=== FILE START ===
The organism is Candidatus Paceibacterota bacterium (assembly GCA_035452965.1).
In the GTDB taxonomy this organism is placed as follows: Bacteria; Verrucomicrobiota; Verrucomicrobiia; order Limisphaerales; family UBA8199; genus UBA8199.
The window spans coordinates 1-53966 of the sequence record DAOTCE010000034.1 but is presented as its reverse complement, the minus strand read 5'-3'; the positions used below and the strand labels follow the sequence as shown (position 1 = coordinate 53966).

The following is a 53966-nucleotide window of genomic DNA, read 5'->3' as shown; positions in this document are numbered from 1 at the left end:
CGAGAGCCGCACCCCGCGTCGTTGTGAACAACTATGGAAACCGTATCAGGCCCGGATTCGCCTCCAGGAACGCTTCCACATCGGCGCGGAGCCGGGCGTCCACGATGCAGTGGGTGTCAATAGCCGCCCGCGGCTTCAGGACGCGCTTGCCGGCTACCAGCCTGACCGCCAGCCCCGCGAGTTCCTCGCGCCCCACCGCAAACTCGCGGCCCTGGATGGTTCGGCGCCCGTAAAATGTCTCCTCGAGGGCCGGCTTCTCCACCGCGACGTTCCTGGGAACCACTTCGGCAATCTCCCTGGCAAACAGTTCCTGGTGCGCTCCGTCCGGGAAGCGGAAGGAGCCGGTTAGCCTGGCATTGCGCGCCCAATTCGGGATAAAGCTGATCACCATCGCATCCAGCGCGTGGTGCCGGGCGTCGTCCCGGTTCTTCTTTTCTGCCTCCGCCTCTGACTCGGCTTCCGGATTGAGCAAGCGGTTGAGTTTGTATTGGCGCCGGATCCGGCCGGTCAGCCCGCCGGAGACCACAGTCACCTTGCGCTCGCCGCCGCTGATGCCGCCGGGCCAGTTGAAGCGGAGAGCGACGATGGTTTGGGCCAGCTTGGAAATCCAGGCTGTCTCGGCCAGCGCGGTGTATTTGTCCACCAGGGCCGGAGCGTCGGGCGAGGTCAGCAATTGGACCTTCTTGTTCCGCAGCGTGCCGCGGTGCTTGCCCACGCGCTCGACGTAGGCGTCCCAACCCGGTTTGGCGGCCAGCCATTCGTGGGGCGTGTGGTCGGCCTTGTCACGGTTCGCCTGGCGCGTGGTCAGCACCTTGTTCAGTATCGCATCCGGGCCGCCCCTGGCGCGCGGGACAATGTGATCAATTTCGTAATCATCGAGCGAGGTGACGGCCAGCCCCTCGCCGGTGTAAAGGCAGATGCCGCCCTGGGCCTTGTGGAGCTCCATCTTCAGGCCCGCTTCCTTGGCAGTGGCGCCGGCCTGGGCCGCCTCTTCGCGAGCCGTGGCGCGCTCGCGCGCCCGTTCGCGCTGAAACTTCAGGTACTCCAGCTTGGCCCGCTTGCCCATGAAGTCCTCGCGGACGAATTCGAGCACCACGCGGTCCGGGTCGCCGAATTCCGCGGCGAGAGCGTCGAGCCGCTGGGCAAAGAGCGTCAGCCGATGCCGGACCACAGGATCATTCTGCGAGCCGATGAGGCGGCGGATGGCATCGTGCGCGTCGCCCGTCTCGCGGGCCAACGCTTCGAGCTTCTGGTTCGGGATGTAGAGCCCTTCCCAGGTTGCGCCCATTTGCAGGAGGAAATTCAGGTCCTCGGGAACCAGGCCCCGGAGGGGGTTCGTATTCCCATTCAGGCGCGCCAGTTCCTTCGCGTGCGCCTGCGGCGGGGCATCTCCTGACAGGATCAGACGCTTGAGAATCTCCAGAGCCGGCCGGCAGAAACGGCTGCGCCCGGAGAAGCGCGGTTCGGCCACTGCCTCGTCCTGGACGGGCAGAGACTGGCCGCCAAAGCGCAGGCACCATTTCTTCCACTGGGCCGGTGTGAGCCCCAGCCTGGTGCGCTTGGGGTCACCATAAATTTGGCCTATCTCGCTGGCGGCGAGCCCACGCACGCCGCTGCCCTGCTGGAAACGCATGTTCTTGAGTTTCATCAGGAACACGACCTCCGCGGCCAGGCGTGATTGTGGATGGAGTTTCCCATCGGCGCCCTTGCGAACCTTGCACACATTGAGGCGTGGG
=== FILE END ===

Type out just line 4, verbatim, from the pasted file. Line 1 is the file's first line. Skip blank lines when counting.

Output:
The following is a 53966-nucleotide window of genomic DNA, read 5'->3' as shown; positions in this document are numbered from 1 at the left end: